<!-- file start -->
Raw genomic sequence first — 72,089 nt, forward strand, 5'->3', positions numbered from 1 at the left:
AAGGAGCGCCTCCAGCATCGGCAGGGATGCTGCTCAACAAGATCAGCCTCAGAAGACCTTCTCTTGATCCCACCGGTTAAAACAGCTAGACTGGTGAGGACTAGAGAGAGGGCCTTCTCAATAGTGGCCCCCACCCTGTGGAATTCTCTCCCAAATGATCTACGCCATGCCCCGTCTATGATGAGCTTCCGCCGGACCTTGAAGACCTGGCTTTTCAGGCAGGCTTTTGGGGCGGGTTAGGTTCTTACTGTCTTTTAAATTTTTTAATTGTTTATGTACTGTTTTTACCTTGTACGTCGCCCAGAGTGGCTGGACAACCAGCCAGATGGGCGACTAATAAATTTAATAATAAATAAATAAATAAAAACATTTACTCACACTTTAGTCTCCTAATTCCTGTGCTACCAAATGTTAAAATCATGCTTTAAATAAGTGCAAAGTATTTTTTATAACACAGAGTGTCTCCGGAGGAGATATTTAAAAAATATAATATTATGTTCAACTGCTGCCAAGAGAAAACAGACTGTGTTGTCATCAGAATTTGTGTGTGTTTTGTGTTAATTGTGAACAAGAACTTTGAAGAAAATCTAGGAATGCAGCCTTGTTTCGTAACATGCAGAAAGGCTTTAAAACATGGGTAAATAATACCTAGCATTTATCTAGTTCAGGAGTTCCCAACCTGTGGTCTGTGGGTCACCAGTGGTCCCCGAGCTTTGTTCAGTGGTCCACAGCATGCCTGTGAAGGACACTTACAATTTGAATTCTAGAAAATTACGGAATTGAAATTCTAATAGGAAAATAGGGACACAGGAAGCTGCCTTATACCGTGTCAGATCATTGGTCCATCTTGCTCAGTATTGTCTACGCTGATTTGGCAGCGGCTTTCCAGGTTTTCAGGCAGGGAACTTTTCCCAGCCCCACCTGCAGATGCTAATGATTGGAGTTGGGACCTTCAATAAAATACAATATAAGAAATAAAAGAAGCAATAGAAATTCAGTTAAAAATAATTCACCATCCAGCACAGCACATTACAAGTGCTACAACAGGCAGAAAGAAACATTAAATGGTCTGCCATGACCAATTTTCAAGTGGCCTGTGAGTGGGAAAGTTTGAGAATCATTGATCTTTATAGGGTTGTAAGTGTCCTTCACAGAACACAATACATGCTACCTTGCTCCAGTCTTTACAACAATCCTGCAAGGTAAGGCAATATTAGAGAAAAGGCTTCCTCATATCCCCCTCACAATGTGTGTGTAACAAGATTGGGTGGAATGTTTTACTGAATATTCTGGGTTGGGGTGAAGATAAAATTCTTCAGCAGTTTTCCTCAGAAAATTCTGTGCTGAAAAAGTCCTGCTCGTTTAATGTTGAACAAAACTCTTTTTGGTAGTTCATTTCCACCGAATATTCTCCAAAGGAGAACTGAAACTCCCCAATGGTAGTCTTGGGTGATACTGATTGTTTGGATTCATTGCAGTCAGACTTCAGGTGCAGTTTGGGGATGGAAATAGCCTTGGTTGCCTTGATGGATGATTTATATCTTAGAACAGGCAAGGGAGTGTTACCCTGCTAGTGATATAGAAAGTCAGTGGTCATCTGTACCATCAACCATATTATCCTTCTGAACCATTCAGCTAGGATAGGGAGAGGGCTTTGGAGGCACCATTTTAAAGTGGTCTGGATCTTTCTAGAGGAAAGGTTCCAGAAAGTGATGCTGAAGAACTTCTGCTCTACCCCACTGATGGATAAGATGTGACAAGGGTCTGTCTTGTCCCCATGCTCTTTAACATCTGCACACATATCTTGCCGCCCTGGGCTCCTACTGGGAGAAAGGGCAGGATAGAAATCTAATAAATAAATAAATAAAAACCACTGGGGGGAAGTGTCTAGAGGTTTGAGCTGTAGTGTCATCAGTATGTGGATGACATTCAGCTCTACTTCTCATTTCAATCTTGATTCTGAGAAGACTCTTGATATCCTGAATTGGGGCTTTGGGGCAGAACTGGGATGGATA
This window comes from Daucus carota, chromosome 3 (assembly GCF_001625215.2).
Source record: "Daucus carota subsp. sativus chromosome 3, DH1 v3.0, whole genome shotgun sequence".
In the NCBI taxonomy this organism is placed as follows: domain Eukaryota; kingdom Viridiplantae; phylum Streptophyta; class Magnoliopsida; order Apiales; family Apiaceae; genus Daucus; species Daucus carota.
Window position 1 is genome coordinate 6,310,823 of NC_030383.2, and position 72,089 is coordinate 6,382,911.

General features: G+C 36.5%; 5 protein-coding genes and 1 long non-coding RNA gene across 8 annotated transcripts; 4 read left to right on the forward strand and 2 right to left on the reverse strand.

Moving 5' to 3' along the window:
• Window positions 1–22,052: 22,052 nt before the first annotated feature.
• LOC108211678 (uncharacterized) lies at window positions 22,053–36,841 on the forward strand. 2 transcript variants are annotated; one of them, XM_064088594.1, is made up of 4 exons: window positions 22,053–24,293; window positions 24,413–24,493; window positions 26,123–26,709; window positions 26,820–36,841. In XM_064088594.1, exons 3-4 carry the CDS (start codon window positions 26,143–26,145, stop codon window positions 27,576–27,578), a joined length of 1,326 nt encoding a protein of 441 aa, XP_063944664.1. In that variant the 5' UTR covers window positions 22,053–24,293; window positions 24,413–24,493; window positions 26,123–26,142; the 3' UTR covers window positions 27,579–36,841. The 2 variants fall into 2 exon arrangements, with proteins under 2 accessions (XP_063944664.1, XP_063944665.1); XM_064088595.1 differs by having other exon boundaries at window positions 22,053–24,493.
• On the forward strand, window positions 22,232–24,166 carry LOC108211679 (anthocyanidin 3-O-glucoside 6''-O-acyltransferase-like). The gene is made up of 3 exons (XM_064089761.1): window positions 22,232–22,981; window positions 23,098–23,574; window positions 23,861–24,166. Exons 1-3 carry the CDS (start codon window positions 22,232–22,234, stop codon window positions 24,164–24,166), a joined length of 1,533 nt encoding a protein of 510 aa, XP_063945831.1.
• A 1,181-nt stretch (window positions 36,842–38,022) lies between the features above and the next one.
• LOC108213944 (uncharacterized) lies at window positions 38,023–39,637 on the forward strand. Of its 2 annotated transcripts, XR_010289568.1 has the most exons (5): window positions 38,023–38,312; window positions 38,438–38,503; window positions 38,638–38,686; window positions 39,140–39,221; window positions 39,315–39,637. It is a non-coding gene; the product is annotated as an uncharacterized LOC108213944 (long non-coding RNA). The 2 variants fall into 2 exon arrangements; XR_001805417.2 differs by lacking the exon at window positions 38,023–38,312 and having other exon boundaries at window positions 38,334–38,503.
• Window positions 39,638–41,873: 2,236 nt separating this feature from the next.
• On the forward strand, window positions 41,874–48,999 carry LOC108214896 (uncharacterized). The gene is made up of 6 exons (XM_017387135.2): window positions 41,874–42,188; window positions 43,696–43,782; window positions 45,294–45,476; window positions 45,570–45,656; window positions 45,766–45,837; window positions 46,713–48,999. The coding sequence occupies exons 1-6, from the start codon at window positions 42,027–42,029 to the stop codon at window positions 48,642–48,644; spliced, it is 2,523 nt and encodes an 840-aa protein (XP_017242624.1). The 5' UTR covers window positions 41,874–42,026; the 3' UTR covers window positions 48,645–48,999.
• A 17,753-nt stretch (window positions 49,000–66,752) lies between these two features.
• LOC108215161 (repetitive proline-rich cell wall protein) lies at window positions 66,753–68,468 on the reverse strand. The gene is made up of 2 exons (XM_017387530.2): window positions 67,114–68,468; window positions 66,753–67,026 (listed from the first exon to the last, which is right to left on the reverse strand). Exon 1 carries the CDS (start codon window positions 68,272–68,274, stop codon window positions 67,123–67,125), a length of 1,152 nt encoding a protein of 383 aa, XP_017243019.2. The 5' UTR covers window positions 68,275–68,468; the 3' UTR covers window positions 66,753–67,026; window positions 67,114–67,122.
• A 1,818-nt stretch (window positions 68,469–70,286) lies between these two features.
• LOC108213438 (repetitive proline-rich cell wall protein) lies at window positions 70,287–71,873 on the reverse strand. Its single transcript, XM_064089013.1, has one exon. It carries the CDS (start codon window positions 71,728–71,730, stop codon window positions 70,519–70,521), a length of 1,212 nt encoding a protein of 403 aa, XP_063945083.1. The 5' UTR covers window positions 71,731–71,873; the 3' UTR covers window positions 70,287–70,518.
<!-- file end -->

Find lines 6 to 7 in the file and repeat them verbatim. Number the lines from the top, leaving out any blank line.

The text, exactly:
Window position 1 is genome coordinate 6,310,823 of NC_030383.2, and position 72,089 is coordinate 6,382,911.

General features: G+C 36.5%; 5 protein-coding genes and 1 long non-coding RNA gene across 8 annotated transcripts; 4 read left to right on the forward strand and 2 right to left on the reverse strand.